-“Mama” –We were staying on a friends ranch in bandera in a hunting cabin and there was a hunter in the cabin who was there with his dog, whose name was daisy. However, the hunter called the dog, “mama”, and when the sun would come up in the morning daisy/mama would start barking at the peacocks and the hunter would start yelling, “Mama! Mama! Get away from them peacocks!” and would do so for about twenty minutes before going outside to shut the dog up. After three mornings of all that yelling of “Mama!” is was stuck in my head and ended up coming out as a song. We also inveted a yard sport called “mama” in college.
-“18 and Blonde” –I pretty much had the music in my head for this one before the lyrics. I stumbled across “I was eighteen, and she was blonde” and just reminisced about meeting my wife and how it took us so long to actually get together.
-“Everybody Knows” –my roomate in college, and Riverside bandmate Jacob Rucker, was going on a date and didn’t have any cash. He was pumped abou the date, but but bummed about no cash. I don’t remember how his date went, but when he left I wrote a song about being poor, but happy.
-“Shotgun” –Just a way to tell my dad thanks and that I love him.
-“City of Crosses” –I was just homesick one night and ended up with a song about my hometown, Las Cruces.
-“South of the Border” –It’s just what was done in high school.
-“Goin’ Down” –After a run in with a less than stand up record executive. I felt like I had just talked to the devil himself and the rest is what you hear. On the record that is some great solo work by Kris Farrow (my lead player) and Warren Hood.
-“Comin’ Home” –My wife lived in LA for a little while and i didnt’ get to see her much.
-“La La Land” –The wife and I found ourselves back in LA meeting with people who had the power to hook us up, they didn’t. We just got that song.
-“Pain and Misery” –Another one written when Kristi was living in LA. I missed her bad.
15. Speaking of “Pain and Misery” it’s such a crowd favorite. Was any thought given to putting it on the first solo cd? Any plans to record it in the future?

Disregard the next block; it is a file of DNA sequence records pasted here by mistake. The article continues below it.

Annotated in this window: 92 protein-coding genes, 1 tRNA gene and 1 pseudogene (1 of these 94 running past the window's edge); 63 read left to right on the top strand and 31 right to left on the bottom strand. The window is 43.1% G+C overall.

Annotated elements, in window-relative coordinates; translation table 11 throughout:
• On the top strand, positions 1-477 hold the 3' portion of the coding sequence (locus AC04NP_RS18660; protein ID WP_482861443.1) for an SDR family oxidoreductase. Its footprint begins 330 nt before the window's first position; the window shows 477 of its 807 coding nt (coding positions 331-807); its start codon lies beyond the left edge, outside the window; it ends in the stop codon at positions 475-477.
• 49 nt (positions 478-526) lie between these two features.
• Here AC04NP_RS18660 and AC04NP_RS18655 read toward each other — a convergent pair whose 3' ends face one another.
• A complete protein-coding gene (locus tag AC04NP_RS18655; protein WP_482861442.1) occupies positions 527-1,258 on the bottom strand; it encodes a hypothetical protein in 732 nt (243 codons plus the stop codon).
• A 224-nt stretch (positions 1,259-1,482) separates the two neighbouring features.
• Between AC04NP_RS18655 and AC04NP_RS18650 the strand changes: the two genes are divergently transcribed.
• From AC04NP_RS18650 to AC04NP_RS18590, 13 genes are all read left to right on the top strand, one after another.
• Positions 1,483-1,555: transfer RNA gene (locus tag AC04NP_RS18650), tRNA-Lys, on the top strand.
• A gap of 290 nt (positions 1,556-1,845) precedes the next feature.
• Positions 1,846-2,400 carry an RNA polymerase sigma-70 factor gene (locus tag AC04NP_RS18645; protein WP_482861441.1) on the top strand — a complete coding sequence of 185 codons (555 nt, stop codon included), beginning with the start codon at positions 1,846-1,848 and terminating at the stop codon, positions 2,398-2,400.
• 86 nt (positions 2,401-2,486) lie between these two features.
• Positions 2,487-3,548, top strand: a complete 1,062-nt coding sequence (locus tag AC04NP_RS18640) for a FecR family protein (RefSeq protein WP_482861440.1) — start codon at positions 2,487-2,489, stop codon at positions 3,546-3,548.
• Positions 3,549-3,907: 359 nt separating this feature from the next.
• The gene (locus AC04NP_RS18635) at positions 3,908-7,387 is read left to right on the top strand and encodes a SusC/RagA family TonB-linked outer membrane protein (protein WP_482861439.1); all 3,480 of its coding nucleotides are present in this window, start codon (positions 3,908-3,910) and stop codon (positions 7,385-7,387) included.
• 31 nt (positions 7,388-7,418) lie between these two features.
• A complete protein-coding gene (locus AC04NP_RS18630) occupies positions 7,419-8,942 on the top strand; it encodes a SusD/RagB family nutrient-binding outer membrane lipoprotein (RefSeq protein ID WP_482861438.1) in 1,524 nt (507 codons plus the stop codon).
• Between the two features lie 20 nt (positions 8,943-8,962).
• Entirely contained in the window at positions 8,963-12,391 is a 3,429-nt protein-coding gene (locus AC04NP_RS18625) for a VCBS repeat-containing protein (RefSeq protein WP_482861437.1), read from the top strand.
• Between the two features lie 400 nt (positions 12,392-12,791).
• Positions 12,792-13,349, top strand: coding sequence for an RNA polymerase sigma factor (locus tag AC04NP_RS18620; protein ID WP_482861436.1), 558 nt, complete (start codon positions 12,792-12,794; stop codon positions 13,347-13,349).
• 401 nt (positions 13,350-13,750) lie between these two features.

16. What are the pros/cons of a solo acoustic show versus a rockin’ full
It all hinges on the crowd. Acoustic just doesn’t work if no one is listening.
With the full band you have a little more chance to get their attention.
17. What do you think is the best song you’ve written? What is the one song you wish you had written but someone else did? Has there ever been a song that you heard and thought, “Man, I could’ve/should’ve written that.” or “That person must’ve been living inside my head.”
Right now it is a brand new song called “Tragic Circumstance” that I wrote with my
friend Ryan. I think it’s our best work. As far as from the album, I’d have to
say City of Crosses or Mama would be my favorites.
18. Compare/contrast the mainstream country music on the radio with the
more genuine music you and your contemporaries are making.
I think there is “genuine music” in both Nashville and Texas. There is more
freedom and it is easier to get exposed in Texas, and there is certainly an
infrastructure here to support bands. Nearly anyone can get a gig, somewhere, but
when you’re talking about quality of music that isn’t always a good thing. The
overriding majority of what you hear these days, Nashville and Texas, is pretty
lame. That is why everyone is buying i pods, so they can hear what they want to.
19. Rapid fire:
-Favorite cover song to play? “Another Brick in the Wall” by Pink Floyd
-Favorite highway in Texas? 27 from kerrville to medina
-Favorite NFL team? Chicago Bears
-Biggest musical influence? my mom, she taught me how to sing
20. Favorite George Strait song.
“Let’s Fall to Pieces Together”